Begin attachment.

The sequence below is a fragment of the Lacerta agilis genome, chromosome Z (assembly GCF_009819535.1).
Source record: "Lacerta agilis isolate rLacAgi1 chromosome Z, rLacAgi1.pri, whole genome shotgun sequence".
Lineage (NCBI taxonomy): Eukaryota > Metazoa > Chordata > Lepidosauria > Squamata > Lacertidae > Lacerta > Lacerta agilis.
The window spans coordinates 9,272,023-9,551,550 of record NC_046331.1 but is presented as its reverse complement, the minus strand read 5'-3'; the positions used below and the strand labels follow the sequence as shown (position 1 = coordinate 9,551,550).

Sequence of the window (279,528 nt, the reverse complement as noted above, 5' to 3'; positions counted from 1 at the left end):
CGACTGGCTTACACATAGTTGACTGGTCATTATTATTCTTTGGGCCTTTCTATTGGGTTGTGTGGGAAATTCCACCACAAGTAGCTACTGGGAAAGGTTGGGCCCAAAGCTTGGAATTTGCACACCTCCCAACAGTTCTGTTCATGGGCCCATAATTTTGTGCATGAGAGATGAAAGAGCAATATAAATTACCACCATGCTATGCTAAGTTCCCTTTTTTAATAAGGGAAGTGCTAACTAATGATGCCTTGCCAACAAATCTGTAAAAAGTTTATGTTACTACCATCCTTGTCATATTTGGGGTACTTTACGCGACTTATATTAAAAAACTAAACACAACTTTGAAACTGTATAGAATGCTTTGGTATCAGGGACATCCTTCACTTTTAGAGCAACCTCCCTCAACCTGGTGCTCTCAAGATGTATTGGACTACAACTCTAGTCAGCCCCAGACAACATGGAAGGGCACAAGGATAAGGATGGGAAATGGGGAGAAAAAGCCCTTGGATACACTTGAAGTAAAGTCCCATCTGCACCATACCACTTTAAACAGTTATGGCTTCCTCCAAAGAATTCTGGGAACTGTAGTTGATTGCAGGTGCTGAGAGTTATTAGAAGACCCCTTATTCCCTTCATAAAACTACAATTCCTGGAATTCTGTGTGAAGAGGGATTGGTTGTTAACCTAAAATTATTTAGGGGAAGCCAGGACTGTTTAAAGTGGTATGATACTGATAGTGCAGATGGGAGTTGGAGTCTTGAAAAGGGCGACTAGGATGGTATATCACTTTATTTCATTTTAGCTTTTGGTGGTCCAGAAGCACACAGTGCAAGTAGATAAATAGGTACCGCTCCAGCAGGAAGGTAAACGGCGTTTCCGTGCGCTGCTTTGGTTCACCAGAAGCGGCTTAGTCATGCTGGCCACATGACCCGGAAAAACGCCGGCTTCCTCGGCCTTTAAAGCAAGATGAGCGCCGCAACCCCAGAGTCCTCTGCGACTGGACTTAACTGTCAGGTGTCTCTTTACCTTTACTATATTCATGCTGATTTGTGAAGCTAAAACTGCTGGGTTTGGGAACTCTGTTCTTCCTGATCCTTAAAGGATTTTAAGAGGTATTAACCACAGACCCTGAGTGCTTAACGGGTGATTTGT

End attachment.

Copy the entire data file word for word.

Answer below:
The sequence below is a fragment of the Lacerta agilis genome, chromosome Z (assembly GCF_009819535.1).
Source record: "Lacerta agilis isolate rLacAgi1 chromosome Z, rLacAgi1.pri, whole genome shotgun sequence".
Lineage (NCBI taxonomy): Eukaryota > Metazoa > Chordata > Lepidosauria > Squamata > Lacertidae > Lacerta > Lacerta agilis.
The window spans coordinates 9,272,023-9,551,550 of record NC_046331.1 but is presented as its reverse complement, the minus strand read 5'-3'; the positions used below and the strand labels follow the sequence as shown (position 1 = coordinate 9,551,550).

Sequence of the window (279,528 nt, the reverse complement as noted above, 5' to 3'; positions counted from 1 at the left end):
CGACTGGCTTACACATAGTTGACTGGTCATTATTATTCTTTGGGCCTTTCTATTGGGTTGTGTGGGAAATTCCACCACAAGTAGCTACTGGGAAAGGTTGGGCCCAAAGCTTGGAATTTGCACACCTCCCAACAGTTCTGTTCATGGGCCCATAATTTTGTGCATGAGAGATGAAAGAGCAATATAAATTACCACCATGCTATGCTAAGTTCCCTTTTTTAATAAGGGAAGTGCTAACTAATGATGCCTTGCCAACAAATCTGTAAAAAGTTTATGTTACTACCATCCTTGTCATATTTGGGGTACTTTACGCGACTTATATTAAAAAACTAAACACAACTTTGAAACTGTATAGAATGCTTTGGTATCAGGGACATCCTTCACTTTTAGAGCAACCTCCCTCAACCTGGTGCTCTCAAGATGTATTGGACTACAACTCTAGTCAGCCCCAGACAACATGGAAGGGCACAAGGATAAGGATGGGAAATGGGGAGAAAAAGCCCTTGGATACACTTGAAGTAAAGTCCCATCTGCACCATACCACTTTAAACAGTTATGGCTTCCTCCAAAGAATTCTGGGAACTGTAGTTGATTGCAGGTGCTGAGAGTTATTAGAAGACCCCTTATTCCCTTCATAAAACTACAATTCCTGGAATTCTGTGTGAAGAGGGATTGGTTGTTAACCTAAAATTATTTAGGGGAAGCCAGGACTGTTTAAAGTGGTATGATACTGATAGTGCAGATGGGAGTTGGAGTCTTGAAAAGGGCGACTAGGATGGTATATCACTTTATTTCATTTTAGCTTTTGGTGGTCCAGAAGCACACAGTGCAAGTAGATAAATAGGTACCGCTCCAGCAGGAAGGTAAACGGCGTTTCCGTGCGCTGCTTTGGTTCACCAGAAGCGGCTTAGTCATGCTGGCCACATGACCCGGAAAAACGCCGGCTTCCTCGGCCTTTAAAGCAAGATGAGCGCCGCAACCCCAGAGTCCTCTGCGACTGGACTTAACTGTCAGGTGTCTCTTTACCTTTACTATATTCATGCTGATTTGTGAAGCTAAAACTGCTGGGTTTGGGAACTCTGTTCTTCCTGATCCTTAAAGGATTTTAAGAGGTATTAACCACAGACCCTGAGTGCTTAACGGGTGATTTGT